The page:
Lockout-Tagout is a reference to established safety procedures for use in industrial and research facilities.
Lockout-Tagout was first created and introduced by OSHA in 1982 in response to the high number of workers suffering injury and death in those facilities, OSHA (Occupational Safety And Health Administration) itself is a federal agency of the United States and was established in 1971.
The regulations went into effect in 1989, and are directly responsible for a dramatic decrease in the number of injuries and deaths in the US workplace.
Lockout-Tagout procedures ensure that dangerous machines have been properly shut-down and are not capable of being re-started before the completion of maintenance or servicing work. They require that all hazardous energy sources have been:
(3) physically made impossible to run.
This is done to render the equipment safe to work on by eliminating the possibility of unintended release of stored energy before the start of any repair or maintenance procedure. This is accomplished through the locking and tagging out of ALL types of energy sources to include electrical, pneumatic, hydraulic, and gravity.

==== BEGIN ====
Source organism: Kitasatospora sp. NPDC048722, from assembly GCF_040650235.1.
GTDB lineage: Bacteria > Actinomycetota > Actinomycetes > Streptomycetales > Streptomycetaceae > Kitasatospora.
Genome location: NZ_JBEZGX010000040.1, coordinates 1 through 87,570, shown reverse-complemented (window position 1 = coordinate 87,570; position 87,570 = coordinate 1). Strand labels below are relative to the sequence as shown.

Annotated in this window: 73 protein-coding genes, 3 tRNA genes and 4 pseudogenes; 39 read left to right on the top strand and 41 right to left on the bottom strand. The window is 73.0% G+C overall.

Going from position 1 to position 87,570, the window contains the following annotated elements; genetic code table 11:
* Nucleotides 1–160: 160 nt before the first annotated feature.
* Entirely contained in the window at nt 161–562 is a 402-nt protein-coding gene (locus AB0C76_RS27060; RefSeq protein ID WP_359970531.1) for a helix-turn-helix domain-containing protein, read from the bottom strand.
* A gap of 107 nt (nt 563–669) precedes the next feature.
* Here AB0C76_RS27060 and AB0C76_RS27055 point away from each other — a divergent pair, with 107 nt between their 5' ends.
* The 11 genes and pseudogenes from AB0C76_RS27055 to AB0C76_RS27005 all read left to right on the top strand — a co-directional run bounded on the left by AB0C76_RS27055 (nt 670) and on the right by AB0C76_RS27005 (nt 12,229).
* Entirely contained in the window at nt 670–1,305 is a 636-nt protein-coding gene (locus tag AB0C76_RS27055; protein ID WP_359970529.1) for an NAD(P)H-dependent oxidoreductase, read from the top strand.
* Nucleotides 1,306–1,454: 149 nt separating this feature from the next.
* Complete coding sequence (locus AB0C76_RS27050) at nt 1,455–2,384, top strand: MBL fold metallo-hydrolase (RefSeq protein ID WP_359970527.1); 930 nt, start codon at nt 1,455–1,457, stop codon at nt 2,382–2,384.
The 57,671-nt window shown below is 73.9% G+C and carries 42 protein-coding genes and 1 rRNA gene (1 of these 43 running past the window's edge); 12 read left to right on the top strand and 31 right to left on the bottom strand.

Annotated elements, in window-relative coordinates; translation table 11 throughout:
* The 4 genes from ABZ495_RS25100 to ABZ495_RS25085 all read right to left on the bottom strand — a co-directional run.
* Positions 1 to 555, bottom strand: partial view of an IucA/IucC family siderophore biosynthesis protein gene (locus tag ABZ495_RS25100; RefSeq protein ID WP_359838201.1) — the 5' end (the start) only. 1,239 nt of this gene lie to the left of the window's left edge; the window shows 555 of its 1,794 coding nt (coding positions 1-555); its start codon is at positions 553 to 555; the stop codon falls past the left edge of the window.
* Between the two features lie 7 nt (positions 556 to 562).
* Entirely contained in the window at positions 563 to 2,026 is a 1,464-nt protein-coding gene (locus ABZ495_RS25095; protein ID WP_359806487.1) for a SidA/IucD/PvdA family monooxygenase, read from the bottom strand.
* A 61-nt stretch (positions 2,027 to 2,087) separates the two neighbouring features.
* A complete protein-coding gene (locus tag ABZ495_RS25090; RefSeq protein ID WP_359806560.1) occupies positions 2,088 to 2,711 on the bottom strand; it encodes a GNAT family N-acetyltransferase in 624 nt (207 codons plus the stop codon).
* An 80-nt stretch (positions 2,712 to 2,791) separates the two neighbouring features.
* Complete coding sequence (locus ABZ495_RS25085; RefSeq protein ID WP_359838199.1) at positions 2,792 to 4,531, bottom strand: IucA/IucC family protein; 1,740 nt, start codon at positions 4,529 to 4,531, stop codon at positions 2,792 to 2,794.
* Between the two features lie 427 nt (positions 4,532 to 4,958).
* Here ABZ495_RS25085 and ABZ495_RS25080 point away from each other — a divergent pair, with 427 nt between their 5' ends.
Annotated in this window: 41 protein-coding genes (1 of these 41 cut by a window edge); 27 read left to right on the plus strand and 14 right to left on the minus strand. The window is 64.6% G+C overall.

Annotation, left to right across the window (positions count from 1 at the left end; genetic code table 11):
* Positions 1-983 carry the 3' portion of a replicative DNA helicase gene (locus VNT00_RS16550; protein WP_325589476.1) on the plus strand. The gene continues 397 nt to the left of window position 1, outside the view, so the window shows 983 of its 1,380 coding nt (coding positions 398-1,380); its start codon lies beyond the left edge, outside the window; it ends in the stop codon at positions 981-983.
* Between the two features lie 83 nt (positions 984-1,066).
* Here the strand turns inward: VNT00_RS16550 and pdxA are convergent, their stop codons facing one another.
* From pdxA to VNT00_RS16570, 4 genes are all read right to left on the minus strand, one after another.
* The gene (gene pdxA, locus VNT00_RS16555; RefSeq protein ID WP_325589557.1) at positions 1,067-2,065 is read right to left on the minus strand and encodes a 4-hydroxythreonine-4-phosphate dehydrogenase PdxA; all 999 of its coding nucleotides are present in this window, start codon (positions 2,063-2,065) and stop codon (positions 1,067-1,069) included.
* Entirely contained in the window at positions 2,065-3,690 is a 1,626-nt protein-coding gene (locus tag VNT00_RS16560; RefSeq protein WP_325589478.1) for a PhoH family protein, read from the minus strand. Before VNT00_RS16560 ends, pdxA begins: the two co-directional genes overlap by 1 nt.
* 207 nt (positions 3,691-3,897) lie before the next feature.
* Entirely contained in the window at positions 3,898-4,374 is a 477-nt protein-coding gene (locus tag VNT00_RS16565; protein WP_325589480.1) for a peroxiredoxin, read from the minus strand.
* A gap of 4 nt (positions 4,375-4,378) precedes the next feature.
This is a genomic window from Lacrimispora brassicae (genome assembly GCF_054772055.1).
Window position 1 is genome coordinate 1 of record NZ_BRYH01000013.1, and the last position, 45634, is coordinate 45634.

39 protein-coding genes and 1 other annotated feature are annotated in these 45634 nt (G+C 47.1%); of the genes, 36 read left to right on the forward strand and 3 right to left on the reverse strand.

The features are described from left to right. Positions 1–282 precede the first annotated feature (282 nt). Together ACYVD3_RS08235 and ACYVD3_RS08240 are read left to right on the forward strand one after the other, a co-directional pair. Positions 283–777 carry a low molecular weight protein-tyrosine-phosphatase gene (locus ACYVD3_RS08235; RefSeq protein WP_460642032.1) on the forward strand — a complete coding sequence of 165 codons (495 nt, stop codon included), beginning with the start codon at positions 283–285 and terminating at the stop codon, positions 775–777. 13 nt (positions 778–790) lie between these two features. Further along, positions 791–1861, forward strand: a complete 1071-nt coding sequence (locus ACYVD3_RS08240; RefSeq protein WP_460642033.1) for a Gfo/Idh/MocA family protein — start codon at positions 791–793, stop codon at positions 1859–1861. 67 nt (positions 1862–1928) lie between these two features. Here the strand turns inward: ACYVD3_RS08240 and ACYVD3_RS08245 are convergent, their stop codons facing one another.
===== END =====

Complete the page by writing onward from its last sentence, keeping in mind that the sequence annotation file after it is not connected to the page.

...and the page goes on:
The primary scenario for this to come into play is the case of someone trying to use the equipment without the knowledge of a worker who is already there working. (possibly out of sight).
It is possible for that person to be electrocuted, or injured by the movement of some physical component of the machine.
Another set of opportunities for injury could arise if the worker triggers a switch or valve controlling any form of energy, comes in direct contact of a heated element…ect.
Even gravity is addressed as a form of stored energy, such as when a worker is in an elevator shaft and the elevator is overhead.
Many Companies offer Lockout-Tagout training to manufacturing and research facilities. The people who work in these facilities go through this type of training on a regular basis because these mishaps are incredibly expensive to those companies. ( manufacturing and research facilities).
Many of the companies who provide the training also offer a wide range of Lockout-Tagout devices. Every conceivable variety of device has LO devices designed for it, including all types of manual controls (push buttons, selector switches, foot pedals…etc.) also circuit breakers, standard 120v connectors, manual valves…etc, also there are face-shield, proper footwear and clothing considerations.
And lastly, I feel it is important to know that these regulations change and are added to over time because OSHA constantly keeps track of pertinent statistical data and adjusts accordingly.
Further information can be found here:
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